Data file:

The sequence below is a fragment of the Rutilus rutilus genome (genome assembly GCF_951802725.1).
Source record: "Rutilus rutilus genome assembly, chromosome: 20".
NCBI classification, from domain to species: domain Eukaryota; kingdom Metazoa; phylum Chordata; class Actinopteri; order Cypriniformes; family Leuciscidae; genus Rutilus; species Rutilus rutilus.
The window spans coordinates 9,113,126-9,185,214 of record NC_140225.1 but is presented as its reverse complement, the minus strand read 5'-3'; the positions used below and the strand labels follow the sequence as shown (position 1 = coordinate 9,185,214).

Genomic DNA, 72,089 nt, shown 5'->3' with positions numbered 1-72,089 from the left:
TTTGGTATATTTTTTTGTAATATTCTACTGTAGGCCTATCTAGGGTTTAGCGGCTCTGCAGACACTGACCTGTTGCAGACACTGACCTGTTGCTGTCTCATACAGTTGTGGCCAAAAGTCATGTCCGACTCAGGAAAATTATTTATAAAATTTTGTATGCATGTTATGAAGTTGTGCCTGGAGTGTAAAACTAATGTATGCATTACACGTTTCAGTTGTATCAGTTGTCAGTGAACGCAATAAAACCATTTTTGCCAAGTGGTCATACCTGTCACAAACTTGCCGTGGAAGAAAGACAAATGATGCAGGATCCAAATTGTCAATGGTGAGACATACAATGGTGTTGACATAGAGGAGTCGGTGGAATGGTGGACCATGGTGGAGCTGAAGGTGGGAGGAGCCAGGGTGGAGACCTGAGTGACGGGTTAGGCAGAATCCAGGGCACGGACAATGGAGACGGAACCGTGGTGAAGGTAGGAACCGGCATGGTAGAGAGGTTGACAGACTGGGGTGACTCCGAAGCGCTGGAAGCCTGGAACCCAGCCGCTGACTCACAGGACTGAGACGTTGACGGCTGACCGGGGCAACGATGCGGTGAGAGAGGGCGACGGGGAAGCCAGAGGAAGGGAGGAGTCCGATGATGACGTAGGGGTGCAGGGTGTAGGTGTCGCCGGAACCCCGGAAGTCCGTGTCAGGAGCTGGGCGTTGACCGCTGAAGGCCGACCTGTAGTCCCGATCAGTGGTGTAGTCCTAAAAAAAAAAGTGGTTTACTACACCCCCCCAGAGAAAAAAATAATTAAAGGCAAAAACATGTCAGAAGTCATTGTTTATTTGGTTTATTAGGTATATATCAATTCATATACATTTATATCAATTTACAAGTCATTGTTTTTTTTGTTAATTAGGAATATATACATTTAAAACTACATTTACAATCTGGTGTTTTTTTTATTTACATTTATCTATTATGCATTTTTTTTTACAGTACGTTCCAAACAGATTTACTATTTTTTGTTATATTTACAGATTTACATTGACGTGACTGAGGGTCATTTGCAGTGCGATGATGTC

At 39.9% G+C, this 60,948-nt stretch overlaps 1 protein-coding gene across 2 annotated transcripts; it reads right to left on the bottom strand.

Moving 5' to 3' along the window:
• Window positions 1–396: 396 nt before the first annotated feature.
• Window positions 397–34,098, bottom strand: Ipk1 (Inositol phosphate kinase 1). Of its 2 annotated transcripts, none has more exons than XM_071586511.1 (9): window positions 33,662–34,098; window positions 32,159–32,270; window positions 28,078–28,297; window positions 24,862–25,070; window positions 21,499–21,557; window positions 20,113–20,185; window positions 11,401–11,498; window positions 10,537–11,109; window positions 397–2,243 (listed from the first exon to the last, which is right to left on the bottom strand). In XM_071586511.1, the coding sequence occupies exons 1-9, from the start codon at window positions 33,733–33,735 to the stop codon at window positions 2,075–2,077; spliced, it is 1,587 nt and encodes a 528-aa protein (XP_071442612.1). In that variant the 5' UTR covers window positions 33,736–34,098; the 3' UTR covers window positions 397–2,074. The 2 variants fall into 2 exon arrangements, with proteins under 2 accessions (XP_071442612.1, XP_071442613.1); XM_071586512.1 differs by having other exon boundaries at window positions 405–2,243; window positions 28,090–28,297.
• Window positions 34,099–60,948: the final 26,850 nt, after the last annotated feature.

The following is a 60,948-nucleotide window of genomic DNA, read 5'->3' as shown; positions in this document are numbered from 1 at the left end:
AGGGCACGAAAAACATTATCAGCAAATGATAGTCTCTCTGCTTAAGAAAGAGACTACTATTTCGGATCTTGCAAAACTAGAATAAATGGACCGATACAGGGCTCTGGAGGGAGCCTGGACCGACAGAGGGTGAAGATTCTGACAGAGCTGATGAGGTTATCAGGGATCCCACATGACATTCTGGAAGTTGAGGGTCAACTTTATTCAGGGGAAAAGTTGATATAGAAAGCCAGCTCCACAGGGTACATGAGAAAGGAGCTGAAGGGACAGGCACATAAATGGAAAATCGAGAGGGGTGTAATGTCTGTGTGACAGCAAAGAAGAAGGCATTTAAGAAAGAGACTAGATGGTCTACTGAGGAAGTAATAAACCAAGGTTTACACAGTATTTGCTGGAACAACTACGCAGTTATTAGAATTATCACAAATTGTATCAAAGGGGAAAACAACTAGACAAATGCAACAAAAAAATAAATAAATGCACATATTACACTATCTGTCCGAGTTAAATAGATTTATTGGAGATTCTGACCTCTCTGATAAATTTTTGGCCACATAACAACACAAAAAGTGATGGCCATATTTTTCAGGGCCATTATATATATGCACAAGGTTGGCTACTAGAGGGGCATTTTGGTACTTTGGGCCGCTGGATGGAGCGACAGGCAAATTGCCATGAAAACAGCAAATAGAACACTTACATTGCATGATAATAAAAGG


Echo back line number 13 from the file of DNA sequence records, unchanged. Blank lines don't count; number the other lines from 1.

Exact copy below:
AGGGCACGAAAAACATTATCAGCAAATGATAGTCTCTCTGCTTAAGAAAGAGACTACTATTTCGGATCTTGCAAAACTAGAATAAATGGACCGATACAGGGCTCTGGAGGGAGCCTGGACCGACAGAGGGTGAAGATTCTGACAGAGCTGATGAGGTTATCAGGGATCCCACATGACATTCTGGAAGTTGAGGGTCAACTTTATTCAGGGGAAAAGTTGATATAGAAAGCCAGCTCCACAGGGTACATGAGAAAGGAGCTGAAGGGACAGGCACATAAATGGAAAATCGAGAGGGGTGTAATGTCTGTGTGACAGCAAAGAAGAAGGCATTTAAGAAAGAGACTAGATGGTCTACTGAGGAAGTAATAAACCAAGGTTTACACAGTATTTGCTGGAACAACTACGCAGTTATTAGAATTATCACAAATTGTATCAAAGGGGAAAACAACTAGACAAATGCAACAAAAAAATAAATAAATGCACATATTACACTATCTGTCCGAGTTAAATAGATTTATTGGAGATTCTGACCTCTCTGATAAATTTTTGGCCACATAACAACACAAAAAGTGATGGCCATATTTTTCAGGGCCATTATATATATGCACAAGGTTGGCTACTAGAGGGGCATTTTGGTACTTTGGGCCGCTGGATGGAGCGACAGGCAAATTGCCATGAAAACAGCAAATAGAACACTTACATTGCATGATAATAAAAGG